The BBC awarded an £866,000 pay-off to its former Northern Ireland boss – who then walked straight into another lucrative public sector job, it has emerged.
Pat Loughrey's package is reported to have included £300,000 pay in lieu of 12 months' notice, even though he had already worked his notice and been paid for it. He secured a £200,000 post at Goldsmith's, University of London, before he left the BBC.
Originally from Donegal, Mr Loughrey was a freelance broadcaster for UTV, BBC and RTE before joining the BBC as an education producer in 1984. He became controller of BBC Northern Ireland 10 years later.
Details of his package emerged amid criticism over severance payments to senior bosses in recent years. The matter will be discussed at Westminster's Public Accounts Committee on Wednesday.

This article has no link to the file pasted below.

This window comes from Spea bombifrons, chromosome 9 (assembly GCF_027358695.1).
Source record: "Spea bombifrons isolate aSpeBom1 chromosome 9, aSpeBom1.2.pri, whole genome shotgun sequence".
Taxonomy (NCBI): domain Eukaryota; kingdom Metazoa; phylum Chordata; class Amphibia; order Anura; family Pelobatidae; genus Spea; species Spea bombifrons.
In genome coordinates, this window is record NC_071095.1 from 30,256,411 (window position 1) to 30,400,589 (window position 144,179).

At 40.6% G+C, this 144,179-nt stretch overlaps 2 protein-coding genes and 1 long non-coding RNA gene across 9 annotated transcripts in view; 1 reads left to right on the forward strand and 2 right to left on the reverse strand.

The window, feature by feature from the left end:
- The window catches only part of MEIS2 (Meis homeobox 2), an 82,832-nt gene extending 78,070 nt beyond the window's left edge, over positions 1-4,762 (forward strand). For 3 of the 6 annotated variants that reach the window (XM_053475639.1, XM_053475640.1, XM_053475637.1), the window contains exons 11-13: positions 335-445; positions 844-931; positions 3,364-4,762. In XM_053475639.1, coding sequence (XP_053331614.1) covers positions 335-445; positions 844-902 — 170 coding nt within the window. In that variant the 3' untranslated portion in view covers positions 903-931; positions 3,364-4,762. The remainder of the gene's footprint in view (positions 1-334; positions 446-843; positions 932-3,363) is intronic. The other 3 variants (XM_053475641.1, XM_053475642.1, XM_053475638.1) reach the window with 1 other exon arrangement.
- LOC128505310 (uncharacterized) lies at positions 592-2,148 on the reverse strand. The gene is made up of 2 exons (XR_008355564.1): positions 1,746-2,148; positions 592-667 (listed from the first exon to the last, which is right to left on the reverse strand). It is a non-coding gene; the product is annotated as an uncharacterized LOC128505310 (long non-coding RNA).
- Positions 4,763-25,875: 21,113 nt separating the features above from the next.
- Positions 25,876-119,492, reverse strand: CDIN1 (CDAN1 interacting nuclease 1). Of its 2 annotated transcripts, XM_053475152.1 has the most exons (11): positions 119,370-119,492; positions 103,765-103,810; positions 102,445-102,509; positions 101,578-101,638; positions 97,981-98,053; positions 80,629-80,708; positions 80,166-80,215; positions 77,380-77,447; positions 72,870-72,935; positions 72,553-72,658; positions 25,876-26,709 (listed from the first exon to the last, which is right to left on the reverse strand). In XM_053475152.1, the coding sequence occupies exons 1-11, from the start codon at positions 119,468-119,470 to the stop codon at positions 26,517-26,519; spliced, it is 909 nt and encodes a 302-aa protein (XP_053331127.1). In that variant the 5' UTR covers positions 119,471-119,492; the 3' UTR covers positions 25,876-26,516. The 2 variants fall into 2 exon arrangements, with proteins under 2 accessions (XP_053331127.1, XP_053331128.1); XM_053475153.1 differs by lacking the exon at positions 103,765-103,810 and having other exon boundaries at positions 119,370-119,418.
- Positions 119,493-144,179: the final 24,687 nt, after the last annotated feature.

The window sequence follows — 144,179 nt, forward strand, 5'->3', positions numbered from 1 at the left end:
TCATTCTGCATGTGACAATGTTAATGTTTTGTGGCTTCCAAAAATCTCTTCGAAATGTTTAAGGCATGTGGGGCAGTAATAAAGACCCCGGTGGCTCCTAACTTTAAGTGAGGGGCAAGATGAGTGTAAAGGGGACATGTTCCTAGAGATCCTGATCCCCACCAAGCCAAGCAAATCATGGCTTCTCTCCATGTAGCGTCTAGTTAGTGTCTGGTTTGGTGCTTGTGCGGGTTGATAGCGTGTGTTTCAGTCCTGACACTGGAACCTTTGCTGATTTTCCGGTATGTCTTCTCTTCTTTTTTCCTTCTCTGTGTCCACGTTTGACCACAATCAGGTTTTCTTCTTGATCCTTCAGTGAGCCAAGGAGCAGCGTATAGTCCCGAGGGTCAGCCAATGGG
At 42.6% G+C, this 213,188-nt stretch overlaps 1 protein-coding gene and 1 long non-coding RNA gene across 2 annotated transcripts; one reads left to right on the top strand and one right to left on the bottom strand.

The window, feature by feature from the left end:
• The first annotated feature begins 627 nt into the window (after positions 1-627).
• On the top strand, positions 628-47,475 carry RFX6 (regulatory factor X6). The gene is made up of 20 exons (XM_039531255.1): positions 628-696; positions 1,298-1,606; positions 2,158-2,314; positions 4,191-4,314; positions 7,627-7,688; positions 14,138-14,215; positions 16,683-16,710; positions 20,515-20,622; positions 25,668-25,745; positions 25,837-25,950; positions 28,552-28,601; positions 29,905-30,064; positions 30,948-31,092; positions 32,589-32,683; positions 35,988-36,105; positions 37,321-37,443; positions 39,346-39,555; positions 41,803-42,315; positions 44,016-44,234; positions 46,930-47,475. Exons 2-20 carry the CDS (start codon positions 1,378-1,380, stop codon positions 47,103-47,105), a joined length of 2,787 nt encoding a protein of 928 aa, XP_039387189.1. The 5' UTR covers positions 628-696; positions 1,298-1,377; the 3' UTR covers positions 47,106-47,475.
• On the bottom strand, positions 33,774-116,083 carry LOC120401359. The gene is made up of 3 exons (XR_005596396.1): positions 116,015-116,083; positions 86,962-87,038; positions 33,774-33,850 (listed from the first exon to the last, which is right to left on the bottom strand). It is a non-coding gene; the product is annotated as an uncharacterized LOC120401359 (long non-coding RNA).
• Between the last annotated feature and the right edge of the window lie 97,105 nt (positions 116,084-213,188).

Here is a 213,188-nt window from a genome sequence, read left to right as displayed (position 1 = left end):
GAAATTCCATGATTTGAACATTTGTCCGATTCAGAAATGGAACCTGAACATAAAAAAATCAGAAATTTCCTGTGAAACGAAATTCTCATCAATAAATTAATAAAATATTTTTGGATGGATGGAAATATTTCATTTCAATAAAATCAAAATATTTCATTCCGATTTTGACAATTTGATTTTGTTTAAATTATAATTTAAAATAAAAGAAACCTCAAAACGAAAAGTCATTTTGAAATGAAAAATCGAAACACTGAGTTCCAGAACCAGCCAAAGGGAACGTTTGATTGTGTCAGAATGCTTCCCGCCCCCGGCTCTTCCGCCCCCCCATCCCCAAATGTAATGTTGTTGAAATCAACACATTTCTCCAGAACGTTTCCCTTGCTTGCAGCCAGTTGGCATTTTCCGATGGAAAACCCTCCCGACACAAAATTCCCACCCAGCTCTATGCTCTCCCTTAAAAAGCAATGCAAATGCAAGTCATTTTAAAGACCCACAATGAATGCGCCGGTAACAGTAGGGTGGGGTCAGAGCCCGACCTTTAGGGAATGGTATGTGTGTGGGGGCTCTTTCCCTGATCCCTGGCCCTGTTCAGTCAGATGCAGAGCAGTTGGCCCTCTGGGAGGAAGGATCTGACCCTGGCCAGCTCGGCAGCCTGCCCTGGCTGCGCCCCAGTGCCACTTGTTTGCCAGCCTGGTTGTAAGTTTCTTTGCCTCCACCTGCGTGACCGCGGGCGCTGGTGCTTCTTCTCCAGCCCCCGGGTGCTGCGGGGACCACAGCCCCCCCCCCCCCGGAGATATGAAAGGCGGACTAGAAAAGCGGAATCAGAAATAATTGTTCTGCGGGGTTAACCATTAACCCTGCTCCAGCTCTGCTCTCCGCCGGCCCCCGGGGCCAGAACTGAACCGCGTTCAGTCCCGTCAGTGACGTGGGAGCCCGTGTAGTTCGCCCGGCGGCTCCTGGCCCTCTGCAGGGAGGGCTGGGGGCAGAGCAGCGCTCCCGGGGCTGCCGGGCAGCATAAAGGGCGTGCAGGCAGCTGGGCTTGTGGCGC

Mr Loughrey's identity was kept secret in the National Audit Office report, which referred to him as Case Study 1, but was reported by the Sunday Times.
Mr Loughrey also received a £266,288 boost to his pension fund. When he took early retirement as director of nations and regions at the end of 2009, the BBC knew he had lined up a new job.
In a carefully worded statement, he said: "As you will be aware from (the) National Audit Office report, certain staff names were anonymised by the BBC to comply with data protection law.
"You will also know from the report that there are clauses in their employment contracts which prohibit those individuals from disclosing details about their severance payments.
"I would, however, like to make clear that any severance payments I received... were made in fulfilment of long-standing contractual entitlements and approved at the highest level."